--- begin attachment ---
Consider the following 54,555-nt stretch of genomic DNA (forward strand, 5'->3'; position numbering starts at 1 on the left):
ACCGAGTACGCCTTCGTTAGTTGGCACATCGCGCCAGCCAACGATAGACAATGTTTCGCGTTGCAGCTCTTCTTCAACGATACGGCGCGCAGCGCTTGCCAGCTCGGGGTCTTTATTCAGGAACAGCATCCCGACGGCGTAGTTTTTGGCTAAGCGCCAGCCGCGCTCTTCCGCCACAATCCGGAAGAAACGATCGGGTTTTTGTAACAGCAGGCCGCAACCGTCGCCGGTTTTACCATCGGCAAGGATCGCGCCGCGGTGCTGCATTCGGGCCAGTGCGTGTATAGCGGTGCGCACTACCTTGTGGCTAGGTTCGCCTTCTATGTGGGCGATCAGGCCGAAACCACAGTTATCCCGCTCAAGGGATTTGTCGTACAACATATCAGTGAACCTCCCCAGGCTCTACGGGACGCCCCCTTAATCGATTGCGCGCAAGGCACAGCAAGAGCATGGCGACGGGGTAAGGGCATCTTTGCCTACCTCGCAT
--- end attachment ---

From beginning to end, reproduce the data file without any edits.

Consider the following 54,555-nt stretch of genomic DNA (forward strand, 5'->3'; position numbering starts at 1 on the left):
ACCGAGTACGCCTTCGTTAGTTGGCACATCGCGCCAGCCAACGATAGACAATGTTTCGCGTTGCAGCTCTTCTTCAACGATACGGCGCGCAGCGCTTGCCAGCTCGGGGTCTTTATTCAGGAACAGCATCCCGACGGCGTAGTTTTTGGCTAAGCGCCAGCCGCGCTCTTCCGCCACAATCCGGAAGAAACGATCGGGTTTTTGTAACAGCAGGCCGCAACCGTCGCCGGTTTTACCATCGGCAAGGATCGCGCCGCGGTGCTGCATTCGGGCCAGTGCGTGTATAGCGGTGCGCACTACCTTGTGGCTAGGTTCGCCTTCTATGTGGGCGATCAGGCCGAAACCACAGTTATCCCGCTCAAGGGATTTGTCGTACAACATATCAGTGAACCTCCCCAGGCTCTACGGGACGCCCCCTTAATCGATTGCGCGCAAGGCACAGCAAGAGCATGGCGACGGGGTAAGGGCATCTTTGCCTACCTCGCAT